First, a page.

The film’s gimlet-eyed observations tend to be of the “no-shit-Sherlock” variety: The dinner has nothing to do with the important business of being a White House correspondent; it does no favors for the tattered image of our public servants or the media elite who are supposed to hold them accountable; it’s a staging ground for self-promotion and corporate advertising; Hollywood and Washington appear to be fascinated with each other; the comedians hired to follow the president to the podium are at a severe disadvantage; the crowd pays zero attention to the presentation of journalism scholarships and other awards; paparazzi earn more money from red-carpet photos of movie stars than of politicians and reporters; and so on and so forth.
The comments of Washington society columnists Kevin Chafee and Carol Joynt, who appear briefly in Nerd Prom, are rare in that they are actually amusing.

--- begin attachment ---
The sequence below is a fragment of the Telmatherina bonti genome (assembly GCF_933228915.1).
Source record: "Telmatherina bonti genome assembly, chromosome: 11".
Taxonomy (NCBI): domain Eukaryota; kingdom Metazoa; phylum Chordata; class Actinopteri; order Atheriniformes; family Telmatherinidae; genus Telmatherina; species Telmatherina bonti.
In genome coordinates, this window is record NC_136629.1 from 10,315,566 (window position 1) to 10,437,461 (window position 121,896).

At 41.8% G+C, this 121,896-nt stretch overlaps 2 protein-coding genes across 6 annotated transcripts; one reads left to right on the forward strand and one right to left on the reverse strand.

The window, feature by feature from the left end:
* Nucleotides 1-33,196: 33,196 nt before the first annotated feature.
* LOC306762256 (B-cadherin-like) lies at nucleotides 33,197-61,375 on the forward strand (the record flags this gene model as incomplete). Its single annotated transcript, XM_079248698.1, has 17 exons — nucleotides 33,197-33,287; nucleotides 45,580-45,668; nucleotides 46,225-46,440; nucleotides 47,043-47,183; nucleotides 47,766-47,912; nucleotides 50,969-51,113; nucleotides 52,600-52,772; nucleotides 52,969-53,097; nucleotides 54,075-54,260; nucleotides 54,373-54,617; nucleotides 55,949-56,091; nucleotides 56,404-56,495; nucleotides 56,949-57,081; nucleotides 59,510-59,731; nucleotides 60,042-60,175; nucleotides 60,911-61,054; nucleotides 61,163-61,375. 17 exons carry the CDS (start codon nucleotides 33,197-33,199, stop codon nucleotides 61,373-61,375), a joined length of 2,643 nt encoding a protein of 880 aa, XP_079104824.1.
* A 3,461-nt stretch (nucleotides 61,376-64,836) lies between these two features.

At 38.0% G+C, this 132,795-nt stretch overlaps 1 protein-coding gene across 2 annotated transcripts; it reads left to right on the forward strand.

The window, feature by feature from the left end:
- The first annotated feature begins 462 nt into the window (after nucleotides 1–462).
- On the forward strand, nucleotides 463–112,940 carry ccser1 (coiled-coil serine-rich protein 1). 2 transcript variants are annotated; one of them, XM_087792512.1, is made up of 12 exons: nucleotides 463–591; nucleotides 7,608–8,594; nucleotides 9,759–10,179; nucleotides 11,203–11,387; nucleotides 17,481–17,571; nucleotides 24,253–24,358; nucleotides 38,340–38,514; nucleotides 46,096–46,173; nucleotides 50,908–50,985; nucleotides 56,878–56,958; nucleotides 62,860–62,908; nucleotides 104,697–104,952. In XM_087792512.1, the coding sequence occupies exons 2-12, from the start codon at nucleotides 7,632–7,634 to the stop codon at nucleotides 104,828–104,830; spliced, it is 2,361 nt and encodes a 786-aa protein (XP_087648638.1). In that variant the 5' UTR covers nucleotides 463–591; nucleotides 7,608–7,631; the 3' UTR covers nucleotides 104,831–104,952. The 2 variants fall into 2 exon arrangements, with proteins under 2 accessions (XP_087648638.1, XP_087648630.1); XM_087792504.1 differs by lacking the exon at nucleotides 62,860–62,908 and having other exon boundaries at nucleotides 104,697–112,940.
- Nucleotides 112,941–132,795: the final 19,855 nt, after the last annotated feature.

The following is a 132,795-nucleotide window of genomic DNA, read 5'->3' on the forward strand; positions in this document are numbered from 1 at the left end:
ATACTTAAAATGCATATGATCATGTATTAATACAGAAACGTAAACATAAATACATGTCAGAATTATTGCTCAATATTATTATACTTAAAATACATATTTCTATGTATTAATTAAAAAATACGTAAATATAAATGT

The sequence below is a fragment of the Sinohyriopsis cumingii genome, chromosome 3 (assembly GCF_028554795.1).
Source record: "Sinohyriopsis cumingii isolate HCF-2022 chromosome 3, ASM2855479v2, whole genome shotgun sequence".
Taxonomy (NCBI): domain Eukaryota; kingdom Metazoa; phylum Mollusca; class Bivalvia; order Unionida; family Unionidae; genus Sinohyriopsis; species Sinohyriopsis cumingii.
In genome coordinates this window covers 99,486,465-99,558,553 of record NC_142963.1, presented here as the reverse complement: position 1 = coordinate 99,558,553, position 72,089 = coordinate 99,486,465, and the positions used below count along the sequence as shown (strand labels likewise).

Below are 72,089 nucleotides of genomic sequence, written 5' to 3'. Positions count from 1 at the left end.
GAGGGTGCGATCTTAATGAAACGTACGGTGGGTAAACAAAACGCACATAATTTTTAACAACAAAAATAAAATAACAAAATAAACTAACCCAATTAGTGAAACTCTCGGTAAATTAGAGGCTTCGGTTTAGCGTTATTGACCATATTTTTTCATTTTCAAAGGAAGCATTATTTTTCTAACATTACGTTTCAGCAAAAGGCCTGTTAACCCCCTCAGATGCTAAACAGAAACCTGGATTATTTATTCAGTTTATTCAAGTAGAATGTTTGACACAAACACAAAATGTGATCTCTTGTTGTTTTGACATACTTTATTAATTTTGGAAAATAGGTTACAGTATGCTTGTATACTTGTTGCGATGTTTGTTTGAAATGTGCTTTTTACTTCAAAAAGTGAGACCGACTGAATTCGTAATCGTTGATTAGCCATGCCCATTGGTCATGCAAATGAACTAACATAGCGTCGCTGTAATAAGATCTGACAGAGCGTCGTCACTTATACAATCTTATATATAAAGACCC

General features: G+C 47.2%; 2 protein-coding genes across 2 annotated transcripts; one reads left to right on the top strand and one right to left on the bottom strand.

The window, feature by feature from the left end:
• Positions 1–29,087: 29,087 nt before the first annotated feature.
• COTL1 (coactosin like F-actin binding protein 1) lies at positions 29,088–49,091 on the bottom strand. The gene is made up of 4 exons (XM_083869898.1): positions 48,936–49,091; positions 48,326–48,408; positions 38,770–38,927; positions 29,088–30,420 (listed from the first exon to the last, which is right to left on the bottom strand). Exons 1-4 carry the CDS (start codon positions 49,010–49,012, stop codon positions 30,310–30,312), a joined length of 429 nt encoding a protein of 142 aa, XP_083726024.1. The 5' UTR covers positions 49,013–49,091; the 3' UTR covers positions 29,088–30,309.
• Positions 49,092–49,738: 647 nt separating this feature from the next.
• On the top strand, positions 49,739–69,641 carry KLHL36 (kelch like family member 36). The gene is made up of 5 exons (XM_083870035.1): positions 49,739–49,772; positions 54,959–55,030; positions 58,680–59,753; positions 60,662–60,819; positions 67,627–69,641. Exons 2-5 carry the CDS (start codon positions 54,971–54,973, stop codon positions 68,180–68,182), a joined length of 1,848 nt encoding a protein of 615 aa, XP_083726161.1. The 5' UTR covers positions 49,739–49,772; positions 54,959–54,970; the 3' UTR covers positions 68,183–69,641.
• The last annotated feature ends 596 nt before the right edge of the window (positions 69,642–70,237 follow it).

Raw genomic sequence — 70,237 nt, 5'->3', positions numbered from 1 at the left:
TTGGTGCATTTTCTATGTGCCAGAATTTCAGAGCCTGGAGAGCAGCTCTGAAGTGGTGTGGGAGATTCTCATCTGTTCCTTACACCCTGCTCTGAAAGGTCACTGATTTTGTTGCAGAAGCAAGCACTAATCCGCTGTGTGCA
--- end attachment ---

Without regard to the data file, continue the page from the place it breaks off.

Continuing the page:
Here’s Joynt on the presence of famous actors and other celebs: “They come because they’re told to come—or paid. They get here and they’re kind of scratching their heads as to why they’re here, and they’re shaking media people off their limbs… The celebrity part is going to diminish by virtue of the celebrities losing interest.”
And Chafee: “It’s thousands of people and very bad food crushed together in a room that, even though it’s big, is too small. It’s something I prefer to watch on television, quite frankly.”
Those caveats aside, this dinner—which, as Nerd Prom fails to mention, is one of four equally ostentatious seasonal extravaganzas, including the Alfalfa Club dinner, the Gridiron dinner and the Radio and Television Correspondents Association dinner—certainly has its uses.
For a Washington-based journalist, it’s an uncommon opportunity to buttonhole newsmakers, some of them quite drunk, and hear what they really think about policy and politics without the filter of spin doctors and handlers.
That remains the case, even as it has metastasized from the sedate and businesslike affair of the 1920s to today’s cheeseball clusterfuck graced by the likes of invitees Ozzy Osbourne and Kim Kardashian (Thank you, Greta Van Susteren!)
And, very occasionally, there is excellent comedy, such as when Stephen Colbert skewered George W. Bush in 2006.
And when Barack Obama witheringly scythed Donald Trump down to size in 2011.